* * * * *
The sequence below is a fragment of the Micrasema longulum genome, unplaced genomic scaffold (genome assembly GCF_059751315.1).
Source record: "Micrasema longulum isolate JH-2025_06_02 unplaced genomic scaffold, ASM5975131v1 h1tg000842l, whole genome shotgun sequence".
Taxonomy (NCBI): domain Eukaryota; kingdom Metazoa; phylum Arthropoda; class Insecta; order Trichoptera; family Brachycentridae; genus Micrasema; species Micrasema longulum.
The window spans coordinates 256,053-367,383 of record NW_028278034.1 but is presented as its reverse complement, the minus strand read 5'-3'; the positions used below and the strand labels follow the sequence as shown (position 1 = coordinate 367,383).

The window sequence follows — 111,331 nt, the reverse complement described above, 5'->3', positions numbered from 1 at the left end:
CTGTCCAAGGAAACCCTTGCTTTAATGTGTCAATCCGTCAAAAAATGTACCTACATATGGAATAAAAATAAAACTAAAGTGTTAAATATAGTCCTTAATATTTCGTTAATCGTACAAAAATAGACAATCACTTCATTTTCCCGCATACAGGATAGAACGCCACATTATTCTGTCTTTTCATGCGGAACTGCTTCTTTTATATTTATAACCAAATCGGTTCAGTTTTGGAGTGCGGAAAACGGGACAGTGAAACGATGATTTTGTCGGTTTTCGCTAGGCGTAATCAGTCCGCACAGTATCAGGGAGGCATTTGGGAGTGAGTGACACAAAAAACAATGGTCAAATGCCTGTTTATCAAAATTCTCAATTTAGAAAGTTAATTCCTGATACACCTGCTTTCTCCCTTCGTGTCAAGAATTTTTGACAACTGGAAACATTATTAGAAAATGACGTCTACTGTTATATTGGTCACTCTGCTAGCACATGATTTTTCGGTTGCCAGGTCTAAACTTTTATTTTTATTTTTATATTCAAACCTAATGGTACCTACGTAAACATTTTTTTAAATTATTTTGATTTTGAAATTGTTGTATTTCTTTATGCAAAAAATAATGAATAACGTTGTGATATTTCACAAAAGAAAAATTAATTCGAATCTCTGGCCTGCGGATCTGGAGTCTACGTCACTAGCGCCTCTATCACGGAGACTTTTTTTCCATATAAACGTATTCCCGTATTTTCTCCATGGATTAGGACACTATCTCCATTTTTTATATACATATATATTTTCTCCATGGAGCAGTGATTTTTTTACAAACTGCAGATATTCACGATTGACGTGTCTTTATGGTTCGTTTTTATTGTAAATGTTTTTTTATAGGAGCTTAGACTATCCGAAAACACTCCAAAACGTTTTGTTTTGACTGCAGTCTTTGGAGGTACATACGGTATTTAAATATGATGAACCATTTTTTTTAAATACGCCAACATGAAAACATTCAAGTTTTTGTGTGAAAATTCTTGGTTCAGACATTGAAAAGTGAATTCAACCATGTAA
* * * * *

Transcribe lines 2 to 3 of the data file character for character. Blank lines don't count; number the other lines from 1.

Source record: "Micrasema longulum isolate JH-2025_06_02 unplaced genomic scaffold, ASM5975131v1 h1tg000842l, whole genome shotgun sequence".
Taxonomy (NCBI): domain Eukaryota; kingdom Metazoa; phylum Arthropoda; class Insecta; order Trichoptera; family Brachycentridae; genus Micrasema; species Micrasema longulum.